The year 2020 is full of unexpected plot twists, one of which has been Hollywood taking accountability and attempting to actually right the wrongs of the past—after being thoroughly called out on social media about it, that is.
This time, we’re honing in on Black creators in animation, specifically those who work in voiceover (V.O.) acting. In back-to-back solidarity news, both Jenny Slate and Kristen Bell have announced they are stepping down from their respective animated roles in order for Black actors to actually have the opportunity to play themselves on-screen.
According to Variety, Slate originally portrayed Missy (who happens to be biracial) in the popular Netflix series, Big Mouth.
“At the start of the show, I reasoned with myself that it was permissible for me to play ‘Missy’ because her mom is Jewish and white—as am I,” Slate wrote via Instagram on Tuesday. But ‘Missy’ is also Black and Black characters on an animated show should be played by Black people.”
“We sincerely apologize for and regret our original decision to cast a white actor to voice a biracial character,” Big Mouth co-creators Nick Kroll, Andrew Goldberg, Mark Levin, and Jennifer Flackett wrote in a statement posted to Twitter, vowing to cast a Black actor during the replacement process.
Quickly following Slate’s news, Bell announced that she was stepping down from portraying Molly Tillerman (a mixed-race character) in the new Apple TV+ series, Central Park. Bell also posted a statement on Twitter noting, “This is a time to acknowledge our acts of complicity. Here’s one of mine. Playing Molly in Central Park shows a lack of awareness of my pervasive privilege. Casting a mixed-race character w/a white actress undermines the specificity of the mixed-race & Black American experience.”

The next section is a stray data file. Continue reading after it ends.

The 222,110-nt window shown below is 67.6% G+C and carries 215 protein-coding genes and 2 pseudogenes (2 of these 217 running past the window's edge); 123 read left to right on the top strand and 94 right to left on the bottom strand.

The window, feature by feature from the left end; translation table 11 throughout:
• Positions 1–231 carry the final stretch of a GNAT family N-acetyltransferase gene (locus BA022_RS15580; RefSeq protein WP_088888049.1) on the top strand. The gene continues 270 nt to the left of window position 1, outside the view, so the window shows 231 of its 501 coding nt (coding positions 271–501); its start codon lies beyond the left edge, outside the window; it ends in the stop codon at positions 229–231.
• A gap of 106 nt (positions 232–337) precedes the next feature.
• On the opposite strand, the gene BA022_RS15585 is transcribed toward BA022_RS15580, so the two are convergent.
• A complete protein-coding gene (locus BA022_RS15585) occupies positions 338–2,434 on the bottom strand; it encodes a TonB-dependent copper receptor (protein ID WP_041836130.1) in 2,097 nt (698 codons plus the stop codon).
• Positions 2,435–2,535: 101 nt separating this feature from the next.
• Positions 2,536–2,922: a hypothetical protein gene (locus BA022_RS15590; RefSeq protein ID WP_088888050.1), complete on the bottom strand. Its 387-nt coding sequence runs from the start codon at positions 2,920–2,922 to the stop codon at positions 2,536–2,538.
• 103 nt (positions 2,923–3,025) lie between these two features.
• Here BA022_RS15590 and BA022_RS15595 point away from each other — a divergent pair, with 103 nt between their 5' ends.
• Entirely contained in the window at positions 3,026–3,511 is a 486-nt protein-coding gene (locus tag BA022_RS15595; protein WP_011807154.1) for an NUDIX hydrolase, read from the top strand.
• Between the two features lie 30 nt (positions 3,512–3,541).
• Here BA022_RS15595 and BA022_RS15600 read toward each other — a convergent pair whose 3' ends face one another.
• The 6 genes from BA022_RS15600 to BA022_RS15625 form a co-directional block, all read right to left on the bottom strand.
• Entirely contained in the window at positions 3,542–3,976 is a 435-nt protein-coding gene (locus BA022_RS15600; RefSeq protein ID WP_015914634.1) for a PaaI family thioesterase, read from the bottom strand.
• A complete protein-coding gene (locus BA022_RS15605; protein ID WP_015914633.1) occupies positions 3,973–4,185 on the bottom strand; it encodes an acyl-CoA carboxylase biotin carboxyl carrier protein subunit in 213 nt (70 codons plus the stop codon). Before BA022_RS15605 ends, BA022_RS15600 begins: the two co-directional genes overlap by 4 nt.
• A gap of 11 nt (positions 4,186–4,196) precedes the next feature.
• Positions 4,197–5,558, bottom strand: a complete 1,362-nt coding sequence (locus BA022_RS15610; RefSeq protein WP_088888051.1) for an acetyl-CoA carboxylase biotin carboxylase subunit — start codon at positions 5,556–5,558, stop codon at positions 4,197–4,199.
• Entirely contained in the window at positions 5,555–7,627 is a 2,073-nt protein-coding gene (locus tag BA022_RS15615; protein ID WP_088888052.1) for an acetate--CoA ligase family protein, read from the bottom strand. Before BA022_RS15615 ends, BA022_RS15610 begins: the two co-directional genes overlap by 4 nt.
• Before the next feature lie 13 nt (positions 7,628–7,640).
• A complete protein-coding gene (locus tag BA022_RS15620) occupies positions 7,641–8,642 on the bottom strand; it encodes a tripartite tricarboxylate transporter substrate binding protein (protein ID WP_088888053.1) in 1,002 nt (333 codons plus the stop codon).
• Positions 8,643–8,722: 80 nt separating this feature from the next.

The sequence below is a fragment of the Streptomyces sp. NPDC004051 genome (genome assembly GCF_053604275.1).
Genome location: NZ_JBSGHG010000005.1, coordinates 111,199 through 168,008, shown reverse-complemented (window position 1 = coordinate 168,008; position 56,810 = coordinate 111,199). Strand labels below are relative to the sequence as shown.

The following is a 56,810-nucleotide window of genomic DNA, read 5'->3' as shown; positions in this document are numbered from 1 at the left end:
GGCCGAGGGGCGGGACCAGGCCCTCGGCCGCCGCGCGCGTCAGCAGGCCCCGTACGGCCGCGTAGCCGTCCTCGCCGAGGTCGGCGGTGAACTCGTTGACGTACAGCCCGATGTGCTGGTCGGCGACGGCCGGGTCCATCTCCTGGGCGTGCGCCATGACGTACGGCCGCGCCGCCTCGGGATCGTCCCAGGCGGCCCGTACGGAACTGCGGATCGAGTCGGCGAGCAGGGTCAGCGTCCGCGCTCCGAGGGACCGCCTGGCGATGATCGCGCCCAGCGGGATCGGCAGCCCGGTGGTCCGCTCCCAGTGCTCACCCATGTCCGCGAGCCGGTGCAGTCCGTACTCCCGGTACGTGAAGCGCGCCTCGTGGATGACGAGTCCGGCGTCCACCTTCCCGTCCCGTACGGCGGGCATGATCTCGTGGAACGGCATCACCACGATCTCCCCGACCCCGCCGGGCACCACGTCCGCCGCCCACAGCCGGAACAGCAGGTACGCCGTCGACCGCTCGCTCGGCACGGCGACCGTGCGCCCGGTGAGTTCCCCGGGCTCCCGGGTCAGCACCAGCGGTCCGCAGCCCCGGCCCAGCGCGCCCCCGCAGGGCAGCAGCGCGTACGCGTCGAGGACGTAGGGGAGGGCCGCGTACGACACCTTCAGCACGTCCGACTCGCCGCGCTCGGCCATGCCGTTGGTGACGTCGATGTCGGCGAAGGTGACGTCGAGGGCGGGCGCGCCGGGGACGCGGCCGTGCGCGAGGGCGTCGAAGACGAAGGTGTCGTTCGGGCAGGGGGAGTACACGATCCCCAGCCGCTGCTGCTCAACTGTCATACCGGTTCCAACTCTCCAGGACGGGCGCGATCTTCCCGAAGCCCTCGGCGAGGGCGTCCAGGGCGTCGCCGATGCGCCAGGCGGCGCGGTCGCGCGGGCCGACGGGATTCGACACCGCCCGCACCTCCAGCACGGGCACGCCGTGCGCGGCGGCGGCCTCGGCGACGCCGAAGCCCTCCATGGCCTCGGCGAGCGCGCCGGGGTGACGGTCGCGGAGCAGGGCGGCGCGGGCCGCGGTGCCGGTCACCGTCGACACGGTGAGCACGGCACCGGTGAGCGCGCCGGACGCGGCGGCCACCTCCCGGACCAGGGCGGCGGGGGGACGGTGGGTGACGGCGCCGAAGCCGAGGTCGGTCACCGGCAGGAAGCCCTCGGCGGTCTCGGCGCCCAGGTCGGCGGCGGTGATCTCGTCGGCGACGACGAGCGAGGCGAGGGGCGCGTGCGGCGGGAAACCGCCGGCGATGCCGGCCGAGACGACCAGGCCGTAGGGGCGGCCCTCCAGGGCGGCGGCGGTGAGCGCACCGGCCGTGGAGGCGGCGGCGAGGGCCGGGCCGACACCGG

Show creator Loren Bouchard previously addressed the choice not to cast a Black actor in the role in a panel held in January. “Kristen needed to be Molly; we couldn’t not make her Molly. But then we couldn’t make Molly white and we couldn’t make Kristen mixed-race so we just had to go forward,” Bouchard had said.
However, cutting to the present day, Bouchard has admitted her wrongdoing, posting a statement on Twitter on Tuesday.
“My deepest apology for getting this decision wrong originally, and for fumbling through a non-explanation in the press earlier this year. I truly appreciate everyone who reached out to me here to voice concern, anger, frustration—all of it. I’m listening,” Bouchard tweeted.
Both IndieWire and Shadow & Act have written pieces outlining occurrences where Black characters or characters of color were voiced by white actors, which further highlighted the disparity between white creators and Black creators obtaining work in animation.
Though the gesture is certainly acknowledged and appreciated, it also puts a spotlight on the fact that there was no excuse to exclude suitable Black V.O. actors in the first place.
As Rebecca Ford, Senior Awards Editor at The Hollywood Reporter tweeted, “The sudden cleaning up of all the subtle ways Hollywood was failing at inclusion is so fascinating—and also proof that these fixes could have happened a long time ago.”
In typical Black Twitter fashion, some fans already had potential replacements in mind, such as Reagan Gomez and Ari Lennox.
Whether it goes to an established actor or we get to witness a unique opportunity provided to an up-and-comer, we’re looking forward to the announcement!